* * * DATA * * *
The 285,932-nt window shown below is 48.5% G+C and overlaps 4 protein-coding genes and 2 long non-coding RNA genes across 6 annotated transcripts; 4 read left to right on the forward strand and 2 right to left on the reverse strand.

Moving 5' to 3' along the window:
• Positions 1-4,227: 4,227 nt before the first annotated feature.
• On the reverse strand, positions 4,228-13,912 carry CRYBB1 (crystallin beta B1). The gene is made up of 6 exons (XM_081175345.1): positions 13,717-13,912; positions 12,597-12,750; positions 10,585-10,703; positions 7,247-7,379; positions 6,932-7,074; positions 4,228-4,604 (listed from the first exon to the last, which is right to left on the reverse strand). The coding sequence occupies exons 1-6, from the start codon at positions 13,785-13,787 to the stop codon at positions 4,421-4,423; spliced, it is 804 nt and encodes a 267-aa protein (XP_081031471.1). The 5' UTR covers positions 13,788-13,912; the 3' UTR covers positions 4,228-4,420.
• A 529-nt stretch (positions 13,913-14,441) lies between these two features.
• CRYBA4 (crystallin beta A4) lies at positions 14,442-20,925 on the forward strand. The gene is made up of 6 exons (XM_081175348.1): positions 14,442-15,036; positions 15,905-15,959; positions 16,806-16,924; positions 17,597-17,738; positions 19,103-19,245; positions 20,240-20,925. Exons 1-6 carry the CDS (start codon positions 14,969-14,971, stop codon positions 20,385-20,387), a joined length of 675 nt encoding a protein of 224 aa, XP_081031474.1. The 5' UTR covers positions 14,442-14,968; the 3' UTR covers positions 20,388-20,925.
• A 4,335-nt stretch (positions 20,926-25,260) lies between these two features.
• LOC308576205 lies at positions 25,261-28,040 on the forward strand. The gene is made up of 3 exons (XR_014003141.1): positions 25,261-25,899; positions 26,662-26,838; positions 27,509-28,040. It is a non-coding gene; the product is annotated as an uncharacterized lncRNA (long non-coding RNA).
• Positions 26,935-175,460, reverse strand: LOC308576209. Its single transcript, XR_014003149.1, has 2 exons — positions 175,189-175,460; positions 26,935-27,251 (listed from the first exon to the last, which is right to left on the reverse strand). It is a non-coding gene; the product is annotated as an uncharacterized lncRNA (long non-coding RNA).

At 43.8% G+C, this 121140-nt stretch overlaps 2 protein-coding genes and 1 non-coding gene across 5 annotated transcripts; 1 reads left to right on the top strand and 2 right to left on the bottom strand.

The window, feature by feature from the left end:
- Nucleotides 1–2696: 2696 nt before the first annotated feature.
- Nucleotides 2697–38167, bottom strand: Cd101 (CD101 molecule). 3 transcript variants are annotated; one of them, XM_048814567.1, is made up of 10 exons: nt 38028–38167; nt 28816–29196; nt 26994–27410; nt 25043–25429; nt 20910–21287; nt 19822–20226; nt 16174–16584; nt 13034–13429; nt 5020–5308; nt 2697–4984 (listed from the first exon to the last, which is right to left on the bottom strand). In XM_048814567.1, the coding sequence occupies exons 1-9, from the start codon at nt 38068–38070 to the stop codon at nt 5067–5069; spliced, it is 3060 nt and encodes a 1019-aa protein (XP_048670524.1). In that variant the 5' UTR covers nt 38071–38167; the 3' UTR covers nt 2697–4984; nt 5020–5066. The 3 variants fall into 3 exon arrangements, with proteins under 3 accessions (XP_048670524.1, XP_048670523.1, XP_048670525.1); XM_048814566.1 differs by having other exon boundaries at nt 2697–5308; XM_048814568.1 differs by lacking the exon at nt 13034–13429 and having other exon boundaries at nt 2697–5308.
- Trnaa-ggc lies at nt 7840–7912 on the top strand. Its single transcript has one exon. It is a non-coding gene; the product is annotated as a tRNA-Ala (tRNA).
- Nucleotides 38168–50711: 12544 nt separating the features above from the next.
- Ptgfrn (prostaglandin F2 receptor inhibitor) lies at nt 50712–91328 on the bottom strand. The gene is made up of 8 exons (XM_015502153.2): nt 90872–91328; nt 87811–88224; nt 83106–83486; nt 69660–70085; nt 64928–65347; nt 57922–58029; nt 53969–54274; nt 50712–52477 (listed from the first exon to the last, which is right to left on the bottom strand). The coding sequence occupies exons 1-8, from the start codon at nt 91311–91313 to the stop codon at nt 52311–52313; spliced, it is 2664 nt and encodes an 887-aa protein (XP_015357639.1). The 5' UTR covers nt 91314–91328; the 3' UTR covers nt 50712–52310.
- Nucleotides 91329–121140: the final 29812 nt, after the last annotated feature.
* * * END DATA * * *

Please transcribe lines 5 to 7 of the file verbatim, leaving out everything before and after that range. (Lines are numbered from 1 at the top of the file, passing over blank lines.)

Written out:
• A 529-nt stretch (positions 13,913-14,441) lies between these two features.
• CRYBA4 (crystallin beta A4) lies at positions 14,442-20,925 on the forward strand. The gene is made up of 6 exons (XM_081175348.1): positions 14,442-15,036; positions 15,905-15,959; positions 16,806-16,924; positions 17,597-17,738; positions 19,103-19,245; positions 20,240-20,925. Exons 1-6 carry the CDS (start codon positions 14,969-14,971, stop codon positions 20,385-20,387), a joined length of 675 nt encoding a protein of 224 aa, XP_081031474.1. The 5' UTR covers positions 14,442-14,968; the 3' UTR covers positions 20,388-20,925.
• A 4,335-nt stretch (positions 20,926-25,260) lies between these two features.